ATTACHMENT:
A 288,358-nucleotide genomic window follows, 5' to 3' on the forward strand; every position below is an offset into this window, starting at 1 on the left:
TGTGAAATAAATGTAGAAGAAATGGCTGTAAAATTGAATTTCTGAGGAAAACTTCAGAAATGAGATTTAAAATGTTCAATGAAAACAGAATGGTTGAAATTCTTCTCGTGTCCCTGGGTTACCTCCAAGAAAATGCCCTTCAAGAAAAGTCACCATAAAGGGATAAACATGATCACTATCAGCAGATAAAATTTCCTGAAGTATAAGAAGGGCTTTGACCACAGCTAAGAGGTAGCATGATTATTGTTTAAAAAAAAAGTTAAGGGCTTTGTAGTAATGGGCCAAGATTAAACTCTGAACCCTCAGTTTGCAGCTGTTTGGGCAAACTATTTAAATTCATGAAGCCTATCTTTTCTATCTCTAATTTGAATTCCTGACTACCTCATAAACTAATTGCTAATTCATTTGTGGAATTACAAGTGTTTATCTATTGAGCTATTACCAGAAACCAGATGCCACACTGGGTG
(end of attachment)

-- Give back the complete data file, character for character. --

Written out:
A 288,358-nucleotide genomic window follows, 5' to 3' on the forward strand; every position below is an offset into this window, starting at 1 on the left:
TGTGAAATAAATGTAGAAGAAATGGCTGTAAAATTGAATTTCTGAGGAAAACTTCAGAAATGAGATTTAAAATGTTCAATGAAAACAGAATGGTTGAAATTCTTCTCGTGTCCCTGGGTTACCTCCAAGAAAATGCCCTTCAAGAAAAGTCACCATAAAGGGATAAACATGATCACTATCAGCAGATAAAATTTCCTGAAGTATAAGAAGGGCTTTGACCACAGCTAAGAGGTAGCATGATTATTGTTTAAAAAAAAAGTTAAGGGCTTTGTAGTAATGGGCCAAGATTAAACTCTGAACCCTCAGTTTGCAGCTGTTTGGGCAAACTATTTAAATTCATGAAGCCTATCTTTTCTATCTCTAATTTGAATTCCTGACTACCTCATAAACTAATTGCTAATTCATTTGTGGAATTACAAGTGTTTATCTATTGAGCTATTACCAGAAACCAGATGCCACACTGGGTG